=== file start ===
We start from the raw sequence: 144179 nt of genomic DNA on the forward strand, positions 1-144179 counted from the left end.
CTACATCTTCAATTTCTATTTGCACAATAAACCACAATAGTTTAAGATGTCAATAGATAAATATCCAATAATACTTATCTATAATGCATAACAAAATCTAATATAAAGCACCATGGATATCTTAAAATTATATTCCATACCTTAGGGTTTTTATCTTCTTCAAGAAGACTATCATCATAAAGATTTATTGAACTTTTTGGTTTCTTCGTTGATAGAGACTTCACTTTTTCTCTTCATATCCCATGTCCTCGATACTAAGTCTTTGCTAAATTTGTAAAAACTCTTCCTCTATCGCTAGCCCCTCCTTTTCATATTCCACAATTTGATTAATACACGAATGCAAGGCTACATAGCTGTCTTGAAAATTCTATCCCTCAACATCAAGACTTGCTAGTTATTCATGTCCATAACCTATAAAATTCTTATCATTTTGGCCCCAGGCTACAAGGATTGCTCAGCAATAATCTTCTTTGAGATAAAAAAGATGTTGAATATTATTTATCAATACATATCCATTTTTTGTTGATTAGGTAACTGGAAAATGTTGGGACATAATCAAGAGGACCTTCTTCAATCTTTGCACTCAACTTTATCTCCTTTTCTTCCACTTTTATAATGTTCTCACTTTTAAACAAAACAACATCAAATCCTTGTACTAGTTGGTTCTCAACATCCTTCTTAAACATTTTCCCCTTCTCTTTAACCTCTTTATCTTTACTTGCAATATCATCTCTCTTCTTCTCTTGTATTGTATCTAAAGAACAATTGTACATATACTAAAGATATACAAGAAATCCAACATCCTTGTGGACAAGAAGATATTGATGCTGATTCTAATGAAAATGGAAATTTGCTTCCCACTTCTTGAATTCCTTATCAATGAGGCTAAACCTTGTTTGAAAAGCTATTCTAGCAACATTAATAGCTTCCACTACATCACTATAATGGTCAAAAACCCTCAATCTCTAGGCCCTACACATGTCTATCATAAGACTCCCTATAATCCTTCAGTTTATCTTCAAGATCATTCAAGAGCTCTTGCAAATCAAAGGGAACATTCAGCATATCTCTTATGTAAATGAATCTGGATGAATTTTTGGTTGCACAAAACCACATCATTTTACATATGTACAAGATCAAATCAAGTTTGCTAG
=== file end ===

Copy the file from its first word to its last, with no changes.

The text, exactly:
We start from the raw sequence: 144179 nt of genomic DNA on the forward strand, positions 1-144179 counted from the left end.
CTACATCTTCAATTTCTATTTGCACAATAAACCACAATAGTTTAAGATGTCAATAGATAAATATCCAATAATACTTATCTATAATGCATAACAAAATCTAATATAAAGCACCATGGATATCTTAAAATTATATTCCATACCTTAGGGTTTTTATCTTCTTCAAGAAGACTATCATCATAAAGATTTATTGAACTTTTTGGTTTCTTCGTTGATAGAGACTTCACTTTTTCTCTTCATATCCCATGTCCTCGATACTAAGTCTTTGCTAAATTTGTAAAAACTCTTCCTCTATCGCTAGCCCCTCCTTTTCATATTCCACAATTTGATTAATACACGAATGCAAGGCTACATAGCTGTCTTGAAAATTCTATCCCTCAACATCAAGACTTGCTAGTTATTCATGTCCATAACCTATAAAATTCTTATCATTTTGGCCCCAGGCTACAAGGATTGCTCAGCAATAATCTTCTTTGAGATAAAAAAGATGTTGAATATTATTTATCAATACATATCCATTTTTTGTTGATTAGGTAACTGGAAAATGTTGGGACATAATCAAGAGGACCTTCTTCAATCTTTGCACTCAACTTTATCTCCTTTTCTTCCACTTTTATAATGTTCTCACTTTTAAACAAAACAACATCAAATCCTTGTACTAGTTGGTTCTCAACATCCTTCTTAAACATTTTCCCCTTCTCTTTAACCTCTTTATCTTTACTTGCAATATCATCTCTCTTCTTCTCTTGTATTGTATCTAAAGAACAATTGTACATATACTAAAGATATACAAGAAATCCAACATCCTTGTGGACAAGAAGATATTGATGCTGATTCTAATGAAAATGGAAATTTGCTTCCCACTTCTTGAATTCCTTATCAATGAGGCTAAACCTTGTTTGAAAAGCTATTCTAGCAACATTAATAGCTTCCACTACATCACTATAATGGTCAAAAACCCTCAATCTCTAGGCCCTACACATGTCTATCATAAGACTCCCTATAATCCTTCAGTTTATCTTCAAGATCATTCAAGAGCTCTTGCAAATCAAAGGGAACATTCAGCATATCTCTTATGTAAATGAATCTGGATGAATTTTTGGTTGCACAAAACCACATCATTTTACATATGTACAAGATCAAATCAAGTTTGCTAG